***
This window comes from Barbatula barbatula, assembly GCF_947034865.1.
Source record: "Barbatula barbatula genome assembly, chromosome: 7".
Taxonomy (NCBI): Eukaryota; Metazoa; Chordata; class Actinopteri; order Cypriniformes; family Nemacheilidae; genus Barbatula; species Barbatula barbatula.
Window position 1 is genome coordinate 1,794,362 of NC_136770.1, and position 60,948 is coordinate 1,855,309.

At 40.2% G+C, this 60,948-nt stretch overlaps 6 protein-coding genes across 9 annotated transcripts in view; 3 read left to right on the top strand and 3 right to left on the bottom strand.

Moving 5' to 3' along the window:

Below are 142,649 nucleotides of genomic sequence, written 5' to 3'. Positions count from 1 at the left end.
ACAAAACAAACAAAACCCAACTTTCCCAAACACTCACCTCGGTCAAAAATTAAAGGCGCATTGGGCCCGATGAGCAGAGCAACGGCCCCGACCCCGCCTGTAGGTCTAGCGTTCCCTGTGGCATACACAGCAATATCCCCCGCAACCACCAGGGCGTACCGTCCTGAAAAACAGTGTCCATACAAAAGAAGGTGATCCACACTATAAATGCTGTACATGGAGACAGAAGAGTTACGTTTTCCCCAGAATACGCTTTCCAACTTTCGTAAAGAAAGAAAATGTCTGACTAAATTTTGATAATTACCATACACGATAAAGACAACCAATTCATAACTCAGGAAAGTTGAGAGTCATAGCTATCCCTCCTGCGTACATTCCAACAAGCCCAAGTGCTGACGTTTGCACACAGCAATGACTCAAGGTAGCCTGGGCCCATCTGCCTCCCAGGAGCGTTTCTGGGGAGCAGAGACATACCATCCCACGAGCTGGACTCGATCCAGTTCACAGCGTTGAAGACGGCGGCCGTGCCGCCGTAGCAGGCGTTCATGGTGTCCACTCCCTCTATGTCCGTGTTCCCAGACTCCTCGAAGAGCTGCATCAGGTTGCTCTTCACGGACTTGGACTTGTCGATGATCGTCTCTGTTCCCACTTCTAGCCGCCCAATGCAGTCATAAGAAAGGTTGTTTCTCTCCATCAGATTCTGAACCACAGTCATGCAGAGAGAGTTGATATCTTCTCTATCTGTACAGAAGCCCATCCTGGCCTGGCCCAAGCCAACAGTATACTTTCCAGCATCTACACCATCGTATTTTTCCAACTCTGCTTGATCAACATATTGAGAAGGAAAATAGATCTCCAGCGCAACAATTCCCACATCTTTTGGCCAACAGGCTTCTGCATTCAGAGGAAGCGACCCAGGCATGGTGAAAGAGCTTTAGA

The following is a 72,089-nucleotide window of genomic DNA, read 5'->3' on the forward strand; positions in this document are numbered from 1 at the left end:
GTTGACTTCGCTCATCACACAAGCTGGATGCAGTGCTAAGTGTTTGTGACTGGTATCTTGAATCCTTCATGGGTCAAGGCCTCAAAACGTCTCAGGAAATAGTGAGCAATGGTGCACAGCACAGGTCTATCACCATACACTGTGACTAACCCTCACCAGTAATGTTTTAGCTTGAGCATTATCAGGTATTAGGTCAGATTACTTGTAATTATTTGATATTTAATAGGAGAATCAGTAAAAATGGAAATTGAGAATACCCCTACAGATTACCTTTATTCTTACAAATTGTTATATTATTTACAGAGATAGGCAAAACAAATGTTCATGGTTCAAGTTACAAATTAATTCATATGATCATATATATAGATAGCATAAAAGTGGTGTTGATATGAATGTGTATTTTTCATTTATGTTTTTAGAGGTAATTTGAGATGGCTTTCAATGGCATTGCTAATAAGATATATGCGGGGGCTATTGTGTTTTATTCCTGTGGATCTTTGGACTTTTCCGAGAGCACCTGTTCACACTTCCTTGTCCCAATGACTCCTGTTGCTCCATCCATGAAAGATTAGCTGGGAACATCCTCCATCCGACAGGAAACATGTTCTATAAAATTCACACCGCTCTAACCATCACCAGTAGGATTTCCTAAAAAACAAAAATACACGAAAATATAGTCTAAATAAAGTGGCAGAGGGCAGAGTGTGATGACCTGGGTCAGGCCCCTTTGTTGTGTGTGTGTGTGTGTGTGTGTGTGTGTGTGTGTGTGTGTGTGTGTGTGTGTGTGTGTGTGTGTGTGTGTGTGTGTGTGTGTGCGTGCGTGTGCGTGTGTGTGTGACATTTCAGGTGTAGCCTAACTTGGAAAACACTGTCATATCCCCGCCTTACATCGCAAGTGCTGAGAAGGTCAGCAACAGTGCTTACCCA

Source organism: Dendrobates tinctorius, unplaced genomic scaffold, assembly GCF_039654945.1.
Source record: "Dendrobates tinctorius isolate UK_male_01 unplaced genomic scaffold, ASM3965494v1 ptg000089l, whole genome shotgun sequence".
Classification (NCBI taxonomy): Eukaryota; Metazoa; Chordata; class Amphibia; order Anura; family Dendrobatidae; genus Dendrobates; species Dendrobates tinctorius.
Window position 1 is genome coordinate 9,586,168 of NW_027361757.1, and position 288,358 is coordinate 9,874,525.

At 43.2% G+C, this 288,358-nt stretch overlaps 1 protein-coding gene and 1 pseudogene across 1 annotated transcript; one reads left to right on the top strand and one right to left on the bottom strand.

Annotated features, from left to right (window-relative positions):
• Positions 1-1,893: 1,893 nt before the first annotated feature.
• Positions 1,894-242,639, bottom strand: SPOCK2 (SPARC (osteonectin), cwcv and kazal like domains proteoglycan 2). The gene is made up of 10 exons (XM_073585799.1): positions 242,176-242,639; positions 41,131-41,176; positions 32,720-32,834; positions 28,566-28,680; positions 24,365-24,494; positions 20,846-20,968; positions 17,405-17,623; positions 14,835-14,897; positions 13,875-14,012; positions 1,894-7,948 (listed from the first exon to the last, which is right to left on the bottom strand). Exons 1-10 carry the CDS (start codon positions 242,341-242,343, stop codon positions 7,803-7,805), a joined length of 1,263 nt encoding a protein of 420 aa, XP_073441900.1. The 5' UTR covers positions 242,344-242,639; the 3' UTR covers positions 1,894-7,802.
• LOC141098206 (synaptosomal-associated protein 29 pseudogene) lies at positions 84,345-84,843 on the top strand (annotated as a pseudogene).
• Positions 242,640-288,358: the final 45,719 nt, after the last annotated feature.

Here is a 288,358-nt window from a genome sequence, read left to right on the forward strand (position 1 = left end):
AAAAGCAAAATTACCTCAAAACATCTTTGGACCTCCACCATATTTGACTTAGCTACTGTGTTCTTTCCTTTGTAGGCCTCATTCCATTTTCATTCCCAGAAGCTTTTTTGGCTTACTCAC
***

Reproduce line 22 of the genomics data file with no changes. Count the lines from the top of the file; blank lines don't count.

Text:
AAAAGCAAAATTACCTCAAAACATCTTTGGACCTCCACCATATTTGACTTAGCTACTGTGTTCTTTCCTTTGTAGGCCTCATTCCATTTTCATTCCCAGAAGCTTTTTTGGCTTACTCAC